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The risks of peripheral IV catheters

For several years Asante has successfully prevented many CAUTIs and CLABSIs through diligence and care bundles, but peripheral IVs carry an equal if not greater risk of infection.


For several years Asante has successfully prevented catheter-associated urinary tract (CAUTI) and central-line-associated bloodstream (CLABSI) infections  through diligence and care bundles.

But peripheral IVs carry an equal if not greater risk of infection. Consider a recent case at Asante Rogue Regional. A patient was admitted on May 7 with a right antecubital peripheral IV that had been placed in the ED. The patient’s chart indicated old dried bloody drainage as the site description and that the dressing was reinforced on May 9. The IV was left in place until May 11 when the patient was discharged.

Just before discharge, the patient’s temperature spiked. Blood cultures came back positive for methicillin-resistant staphylococcus aureus (MRSA). The patient was readmitted with evidence of thrombophlebitis at the site of the removed IV. The patient required hospitalization for an additional eight days.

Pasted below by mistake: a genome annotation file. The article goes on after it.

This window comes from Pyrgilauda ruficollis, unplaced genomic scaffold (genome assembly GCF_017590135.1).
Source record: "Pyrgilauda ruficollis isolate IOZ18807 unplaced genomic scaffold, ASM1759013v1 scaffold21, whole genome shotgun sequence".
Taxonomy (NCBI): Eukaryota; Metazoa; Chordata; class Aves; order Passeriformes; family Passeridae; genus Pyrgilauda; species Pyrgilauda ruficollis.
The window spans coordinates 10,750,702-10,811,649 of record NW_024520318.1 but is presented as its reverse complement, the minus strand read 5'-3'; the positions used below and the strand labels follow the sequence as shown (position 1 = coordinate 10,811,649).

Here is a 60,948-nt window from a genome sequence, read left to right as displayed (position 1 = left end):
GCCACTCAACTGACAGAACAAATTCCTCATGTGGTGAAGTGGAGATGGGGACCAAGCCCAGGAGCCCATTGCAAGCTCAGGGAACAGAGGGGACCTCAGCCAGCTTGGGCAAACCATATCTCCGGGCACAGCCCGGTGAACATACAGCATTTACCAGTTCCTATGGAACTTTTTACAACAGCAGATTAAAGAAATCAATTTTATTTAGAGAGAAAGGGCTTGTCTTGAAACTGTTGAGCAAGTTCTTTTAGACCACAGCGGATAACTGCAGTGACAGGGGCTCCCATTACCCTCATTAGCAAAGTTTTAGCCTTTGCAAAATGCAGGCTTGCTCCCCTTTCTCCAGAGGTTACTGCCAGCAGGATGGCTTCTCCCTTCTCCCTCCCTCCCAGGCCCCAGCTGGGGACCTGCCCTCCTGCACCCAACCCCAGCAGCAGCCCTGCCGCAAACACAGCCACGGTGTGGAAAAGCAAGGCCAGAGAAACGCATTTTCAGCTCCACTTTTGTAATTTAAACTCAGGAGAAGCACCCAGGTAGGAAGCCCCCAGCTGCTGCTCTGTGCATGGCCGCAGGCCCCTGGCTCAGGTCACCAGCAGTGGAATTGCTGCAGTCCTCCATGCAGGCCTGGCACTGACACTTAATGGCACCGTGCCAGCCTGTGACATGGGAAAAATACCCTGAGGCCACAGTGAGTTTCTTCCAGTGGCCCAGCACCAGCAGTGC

Nationwide, epidemiological studies of methicillin-resistant staphylococcus aureus became available in 2004 when the CDC added surveillance for this organism as part of its Emerging Infections Program. Ten years later, the CDC added surveillance and reporting of CLABSIs as a requirement for acute care reporting and discovered that many cases were attributed to staph. Additional studies confirmed that peripheral intravenous catheters had a 50% failure rate, and likely cause more bloodstream infections than central venous catheters.

There continues to be many opportunities to reduce the incidence of S. aureus  — specifically, MRSA — in the clinical setting. While efforts historically have concentrated on reducing CLABSIs, a new area of focus has emerged that examines the role of peripheral intravenous lines in staph and MRSA bloodstream infections.

Asante is required to report cases of hospital-onset MRSA bacteremia to CMS and state agencies. A hospital-onset case is defined as a positive blood culture on day four or longer. In recent cases reviewed with unit leadership responsible for these infections, it is evident that our system has opportunities to better manage peripheral IVs.

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